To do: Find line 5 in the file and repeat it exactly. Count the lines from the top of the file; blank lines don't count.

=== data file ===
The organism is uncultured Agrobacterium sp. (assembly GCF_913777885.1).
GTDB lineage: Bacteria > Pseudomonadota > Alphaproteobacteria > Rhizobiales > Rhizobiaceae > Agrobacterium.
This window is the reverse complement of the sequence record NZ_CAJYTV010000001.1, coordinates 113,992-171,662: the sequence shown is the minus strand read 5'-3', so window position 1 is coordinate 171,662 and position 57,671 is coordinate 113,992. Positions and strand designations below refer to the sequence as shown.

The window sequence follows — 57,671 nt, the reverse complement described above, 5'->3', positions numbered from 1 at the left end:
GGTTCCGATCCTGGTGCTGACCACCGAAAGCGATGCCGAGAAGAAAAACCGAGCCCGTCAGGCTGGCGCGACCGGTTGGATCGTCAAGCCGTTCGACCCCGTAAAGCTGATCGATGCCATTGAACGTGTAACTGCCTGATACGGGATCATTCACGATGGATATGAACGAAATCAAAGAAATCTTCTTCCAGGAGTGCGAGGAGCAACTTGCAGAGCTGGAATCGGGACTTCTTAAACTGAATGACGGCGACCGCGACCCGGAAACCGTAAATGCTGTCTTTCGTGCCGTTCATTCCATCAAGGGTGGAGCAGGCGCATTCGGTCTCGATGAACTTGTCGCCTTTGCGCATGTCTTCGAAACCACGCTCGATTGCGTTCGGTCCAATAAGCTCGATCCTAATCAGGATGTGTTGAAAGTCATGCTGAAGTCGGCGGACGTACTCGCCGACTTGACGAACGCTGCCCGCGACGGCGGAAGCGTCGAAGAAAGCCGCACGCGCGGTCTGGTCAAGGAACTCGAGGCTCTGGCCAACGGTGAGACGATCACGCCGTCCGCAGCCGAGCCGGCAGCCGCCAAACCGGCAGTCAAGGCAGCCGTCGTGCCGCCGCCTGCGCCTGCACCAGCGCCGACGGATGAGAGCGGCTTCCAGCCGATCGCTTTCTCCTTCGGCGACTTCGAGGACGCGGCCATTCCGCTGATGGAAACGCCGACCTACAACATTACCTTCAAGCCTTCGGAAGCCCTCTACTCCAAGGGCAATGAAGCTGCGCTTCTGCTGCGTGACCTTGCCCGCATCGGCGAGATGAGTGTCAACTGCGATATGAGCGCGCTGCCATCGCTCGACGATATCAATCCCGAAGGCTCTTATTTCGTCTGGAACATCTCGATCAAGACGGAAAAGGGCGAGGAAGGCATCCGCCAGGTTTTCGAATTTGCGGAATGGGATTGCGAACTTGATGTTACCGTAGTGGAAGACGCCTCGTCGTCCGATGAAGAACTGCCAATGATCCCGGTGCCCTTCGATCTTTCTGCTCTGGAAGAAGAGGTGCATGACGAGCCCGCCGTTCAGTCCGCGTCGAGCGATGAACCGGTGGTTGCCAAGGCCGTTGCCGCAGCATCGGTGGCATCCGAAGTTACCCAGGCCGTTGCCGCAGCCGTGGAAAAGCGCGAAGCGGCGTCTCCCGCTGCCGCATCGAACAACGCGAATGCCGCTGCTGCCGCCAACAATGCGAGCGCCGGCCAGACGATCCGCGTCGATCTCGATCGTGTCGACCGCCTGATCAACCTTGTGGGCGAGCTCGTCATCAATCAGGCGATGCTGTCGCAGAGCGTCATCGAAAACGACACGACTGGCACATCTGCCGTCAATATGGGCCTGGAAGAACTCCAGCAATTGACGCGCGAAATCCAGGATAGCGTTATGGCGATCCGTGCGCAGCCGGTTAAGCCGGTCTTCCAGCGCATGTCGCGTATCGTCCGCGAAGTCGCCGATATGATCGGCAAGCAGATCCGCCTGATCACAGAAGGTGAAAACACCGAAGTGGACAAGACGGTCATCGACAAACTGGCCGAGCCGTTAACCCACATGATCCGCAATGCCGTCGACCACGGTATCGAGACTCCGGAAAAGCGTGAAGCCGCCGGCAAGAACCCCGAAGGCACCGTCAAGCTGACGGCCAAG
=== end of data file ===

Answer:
GGTTCCGATCCTGGTGCTGACCACCGAAAGCGATGCCGAGAAGAAAAACCGAGCCCGTCAGGCTGGCGCGACCGGTTGGATCGTCAAGCCGTTCGACCCCGTAAAGCTGATCGATGCCATTGAACGTGTAACTGCCTGATACGGGATCATTCACGATGGATATGAACGAAATCAAAGAAATCTTCTTCCAGGAGTGCGAGGAGCAACTTGCAGAGCTGGAATCGGGACTTCTTAAACTGAATGACGGCGACCGCGACCCGGAAACCGTAAATGCTGTCTTTCGTGCCGTTCATTCCATCAAGGGTGGAGCAGGCGCATTCGGTCTCGATGAACTTGTCGCCTTTGCGCATGTCTTCGAAACCACGCTCGATTGCGTTCGGTCCAATAAGCTCGATCCTAATCAGGATGTGTTGAAAGTCATGCTGAAGTCGGCGGACGTACTCGCCGACTTGACGAACGCTGCCCGCGACGGCGGAAGCGTCGAAGAAAGCCGCACGCGCGGTCTGGTCAAGGAACTCGAGGCTCTGGCCAACGGTGAGACGATCACGCCGTCCGCAGCCGAGCCGGCAGCCGCCAAACCGGCAGTCAAGGCAGCCGTCGTGCCGCCGCCTGCGCCTGCACCAGCGCCGACGGATGAGAGCGGCTTCCAGCCGATCGCTTTCTCCTTCGGCGACTTCGAGGACGCGGCCATTCCGCTGATGGAAACGCCGACCTACAACATTACCTTCAAGCCTTCGGAAGCCCTCTACTCCAAGGGCAATGAAGCTGCGCTTCTGCTGCGTGACCTTGCCCGCATCGGCGAGATGAGTGTCAACTGCGATATGAGCGCGCTGCCATCGCTCGACGATATCAATCCCGAAGGCTCTTATTTCGTCTGGAACATCTCGATCAAGACGGAAAAGGGCGAGGAAGGCATCCGCCAGGTTTTCGAATTTGCGGAATGGGATTGCGAACTTGATGTTACCGTAGTGGAAGACGCCTCGTCGTCCGATGAAGAACTGCCAATGATCCCGGTGCCCTTCGATCTTTCTGCTCTGGAAGAAGAGGTGCATGACGAGCCCGCCGTTCAGTCCGCGTCGAGCGATGAACCGGTGGTTGCCAAGGCCGTTGCCGCAGCATCGGTGGCATCCGAAGTTACCCAGGCCGTTGCCGCAGCCGTGGAAAAGCGCGAAGCGGCGTCTCCCGCTGCCGCATCGAACAACGCGAATGCCGCTGCTGCCGCCAACAATGCGAGCGCCGGCCAGACGATCCGCGTCGATCTCGATCGTGTCGACCGCCTGATCAACCTTGTGGGCGAGCTCGTCATCAATCAGGCGATGCTGTCGCAGAGCGTCATCGAAAACGACACGACTGGCACATCTGCCGTCAATATGGGCCTGGAAGAACTCCAGCAATTGACGCGCGAAATCCAGGATAGCGTTATGGCGATCCGTGCGCAGCCGGTTAAGCCGGTCTTCCAGCGCATGTCGCGTATCGTCCGCGAAGTCGCCGATATGATCGGCAAGCAGATCCGCCTGATCACAGAAGGTGAAAACACCGAAGTGGACAAGACGGTCATCGACAAACTGGCCGAGCCGTTAACCCACATGATCCGCAATGCCGTCGACCACGGTATCGAGACTCCGGAAAAGCGTGAAGCCGCCGGCAAGAACCCCGAAGGCACCGTCAAGCTGACGGCCAAG